As noted on previous days, there are some major fires burning in Northern Canada. Colin Seftor at NASA GSFC sent along an OMPS Aerosol Index showing a thick plume to the east of Great Slave Lake in Nunavut. Rene Servranckx sent images of fires burning in the north of Quebec and today a major fire has blown smoke from a fire further north in Quebec across Hudson's Bay (still with lots of ice floating in it) towards the west. Below there is also the HMS track of the smoke outlined by the NOAA analysts.
Above on the right, the AIRNOW AQI loop for PM2.5 today shows a persistant band of moderate aerosol locked in over the Great Lakes and in the area of the upper St. Lawrence River.
Update: June 29 11:00 EDT
The PM2.5 levels decreased over the Great Lakes today but increased in Texas and reached code orange (Unhealthy for Sensitive Groups) in Slidell, Louisiana. Ozone dominated the Code Orange levels in the Los Angeles basin and the AQI reached 129 in San Bernadino.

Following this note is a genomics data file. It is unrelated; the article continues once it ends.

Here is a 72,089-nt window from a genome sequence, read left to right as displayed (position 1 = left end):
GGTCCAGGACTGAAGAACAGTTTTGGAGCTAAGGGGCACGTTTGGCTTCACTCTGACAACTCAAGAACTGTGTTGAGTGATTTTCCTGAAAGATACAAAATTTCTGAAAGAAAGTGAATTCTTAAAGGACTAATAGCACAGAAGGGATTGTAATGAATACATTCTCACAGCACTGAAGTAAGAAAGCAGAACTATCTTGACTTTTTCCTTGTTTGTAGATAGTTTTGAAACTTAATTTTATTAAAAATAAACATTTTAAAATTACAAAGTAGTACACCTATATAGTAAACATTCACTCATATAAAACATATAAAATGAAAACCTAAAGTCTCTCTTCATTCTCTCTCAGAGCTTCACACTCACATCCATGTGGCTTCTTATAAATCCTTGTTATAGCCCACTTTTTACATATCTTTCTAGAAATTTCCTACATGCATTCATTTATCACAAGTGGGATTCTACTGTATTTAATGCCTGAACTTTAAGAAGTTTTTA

Fires continue to blow up in Canada and this afternoon a new fire was identified in northern New Mexico. In the southeast, a tropical depression is forming and it might become Tropical Storm or Hurricane Arthur. The week forecast shows that the system will track parallel to the eastern seaboard. This will provide significant blocking to the normal west to east flow so we can expect stagnation in the Great Lakes and midwest to arise, bringing the possibility of increasing pollution.Posted by Ray Hoff at June 28, 2014 9:35 PM